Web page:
You might call it Lawrence's northwest passage.
Though development continues pushing Lawrence's boundaries ever farther in all directions, northwest Lawrence appears to be hotter than the rest.
``That's where you're seeing most of the commercial growth right now,'' said Gary Toebben, president of the Lawrence Chamber of Commerce.
There are no readily available statistics to back it up, but a quick recounting of development in the area seems to bear out the observation: New retail hubs, banks and the city's new public high school all are contributing to the boom.
But the spurting residential development crawling along new streets and subdivisions is its root. Commercial development simply follows the people.
``The housing construction in the area was the first thing,'' Toebben said. ``Then there was that whole area between Monterey Way and Wakarusa, which is now becoming nearly filled. The fact that those families lived there meant there was a need for commercial development in that area. They had a pretty long drive to get services they need.''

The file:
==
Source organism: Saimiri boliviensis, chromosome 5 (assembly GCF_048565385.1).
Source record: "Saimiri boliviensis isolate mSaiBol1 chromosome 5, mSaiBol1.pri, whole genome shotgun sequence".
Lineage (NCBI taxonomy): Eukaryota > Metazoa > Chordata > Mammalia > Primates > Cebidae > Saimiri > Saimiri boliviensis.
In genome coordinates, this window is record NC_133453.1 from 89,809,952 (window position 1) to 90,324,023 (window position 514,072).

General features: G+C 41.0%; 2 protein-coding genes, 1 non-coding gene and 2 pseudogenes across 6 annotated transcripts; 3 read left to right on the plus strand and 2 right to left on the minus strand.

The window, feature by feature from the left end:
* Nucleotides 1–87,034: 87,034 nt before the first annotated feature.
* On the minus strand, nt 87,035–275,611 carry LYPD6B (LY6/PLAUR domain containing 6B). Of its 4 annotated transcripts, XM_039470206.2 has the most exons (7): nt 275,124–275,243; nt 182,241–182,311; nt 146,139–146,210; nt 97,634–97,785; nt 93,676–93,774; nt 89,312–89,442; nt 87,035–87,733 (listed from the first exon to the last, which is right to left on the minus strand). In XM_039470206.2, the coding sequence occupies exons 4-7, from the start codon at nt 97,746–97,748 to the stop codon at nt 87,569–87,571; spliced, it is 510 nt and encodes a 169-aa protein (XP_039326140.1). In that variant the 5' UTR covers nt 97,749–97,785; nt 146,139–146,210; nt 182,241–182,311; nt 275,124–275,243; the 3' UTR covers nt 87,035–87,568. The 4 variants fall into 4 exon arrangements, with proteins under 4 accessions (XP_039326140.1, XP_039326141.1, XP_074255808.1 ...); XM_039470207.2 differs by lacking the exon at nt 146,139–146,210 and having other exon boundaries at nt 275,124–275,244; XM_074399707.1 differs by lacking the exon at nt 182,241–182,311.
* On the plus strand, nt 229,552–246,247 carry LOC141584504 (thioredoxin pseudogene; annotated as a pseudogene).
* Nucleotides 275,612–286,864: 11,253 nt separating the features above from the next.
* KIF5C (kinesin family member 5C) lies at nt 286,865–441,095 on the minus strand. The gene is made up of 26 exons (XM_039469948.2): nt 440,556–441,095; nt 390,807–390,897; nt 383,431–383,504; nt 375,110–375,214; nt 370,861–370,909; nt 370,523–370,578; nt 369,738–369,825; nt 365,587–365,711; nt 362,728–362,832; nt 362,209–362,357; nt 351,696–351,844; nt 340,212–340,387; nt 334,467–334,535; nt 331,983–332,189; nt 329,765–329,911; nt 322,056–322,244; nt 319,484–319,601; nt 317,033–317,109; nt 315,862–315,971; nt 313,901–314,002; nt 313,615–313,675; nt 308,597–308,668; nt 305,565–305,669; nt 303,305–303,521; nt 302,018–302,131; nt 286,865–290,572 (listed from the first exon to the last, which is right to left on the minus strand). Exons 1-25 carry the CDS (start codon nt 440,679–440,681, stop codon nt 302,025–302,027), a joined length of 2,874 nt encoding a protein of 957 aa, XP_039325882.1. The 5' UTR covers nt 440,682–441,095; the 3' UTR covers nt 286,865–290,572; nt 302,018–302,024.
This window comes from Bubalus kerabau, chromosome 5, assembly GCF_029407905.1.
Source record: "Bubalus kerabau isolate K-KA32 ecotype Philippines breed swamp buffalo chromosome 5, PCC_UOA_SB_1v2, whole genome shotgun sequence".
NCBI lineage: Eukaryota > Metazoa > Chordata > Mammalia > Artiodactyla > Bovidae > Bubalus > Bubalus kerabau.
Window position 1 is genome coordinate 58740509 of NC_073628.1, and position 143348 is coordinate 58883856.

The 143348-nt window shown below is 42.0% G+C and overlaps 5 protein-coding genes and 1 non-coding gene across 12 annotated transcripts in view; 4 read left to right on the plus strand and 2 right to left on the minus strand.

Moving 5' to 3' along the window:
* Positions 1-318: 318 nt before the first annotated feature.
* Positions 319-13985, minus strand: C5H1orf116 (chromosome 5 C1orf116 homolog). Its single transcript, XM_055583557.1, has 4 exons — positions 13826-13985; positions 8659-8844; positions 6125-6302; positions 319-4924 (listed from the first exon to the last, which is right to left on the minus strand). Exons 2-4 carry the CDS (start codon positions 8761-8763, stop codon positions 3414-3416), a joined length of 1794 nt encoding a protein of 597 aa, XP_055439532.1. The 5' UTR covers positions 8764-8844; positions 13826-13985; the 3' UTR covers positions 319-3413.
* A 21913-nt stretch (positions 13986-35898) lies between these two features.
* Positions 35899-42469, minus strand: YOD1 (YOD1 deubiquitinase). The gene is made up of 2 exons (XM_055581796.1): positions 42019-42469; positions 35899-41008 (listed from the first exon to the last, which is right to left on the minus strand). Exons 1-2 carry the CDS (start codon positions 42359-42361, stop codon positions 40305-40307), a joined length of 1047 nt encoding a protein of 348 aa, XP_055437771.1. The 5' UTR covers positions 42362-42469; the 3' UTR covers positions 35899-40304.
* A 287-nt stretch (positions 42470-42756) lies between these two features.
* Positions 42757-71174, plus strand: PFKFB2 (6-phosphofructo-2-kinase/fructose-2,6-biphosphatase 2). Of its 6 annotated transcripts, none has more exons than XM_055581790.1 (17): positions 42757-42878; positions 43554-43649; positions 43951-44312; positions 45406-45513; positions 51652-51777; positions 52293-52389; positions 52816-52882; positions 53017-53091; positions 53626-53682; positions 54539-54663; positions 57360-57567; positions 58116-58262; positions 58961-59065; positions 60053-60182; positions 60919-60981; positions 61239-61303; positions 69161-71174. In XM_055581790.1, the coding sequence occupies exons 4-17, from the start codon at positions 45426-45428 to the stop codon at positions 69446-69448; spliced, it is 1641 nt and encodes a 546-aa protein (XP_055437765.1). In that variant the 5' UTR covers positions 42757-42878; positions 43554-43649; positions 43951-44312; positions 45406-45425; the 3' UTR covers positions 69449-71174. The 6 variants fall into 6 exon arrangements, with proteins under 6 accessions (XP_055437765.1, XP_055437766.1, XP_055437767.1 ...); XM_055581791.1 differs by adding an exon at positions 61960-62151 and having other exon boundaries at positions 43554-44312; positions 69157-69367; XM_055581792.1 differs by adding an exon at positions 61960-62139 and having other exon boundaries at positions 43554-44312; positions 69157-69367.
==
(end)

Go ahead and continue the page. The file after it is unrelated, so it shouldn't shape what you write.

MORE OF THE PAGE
For decades, the Westridge shopping center at Sixth and Kasold was the city's northwest commercial outpost. West of the intersection was simply U.S. Highway 40, the ``back way'' to Topeka.
``Once Free State High School opened, that also generated additional attention for that part of the community,'' Toebben said. ``It looked like it all coincided with Free State, but everything was already in motion.''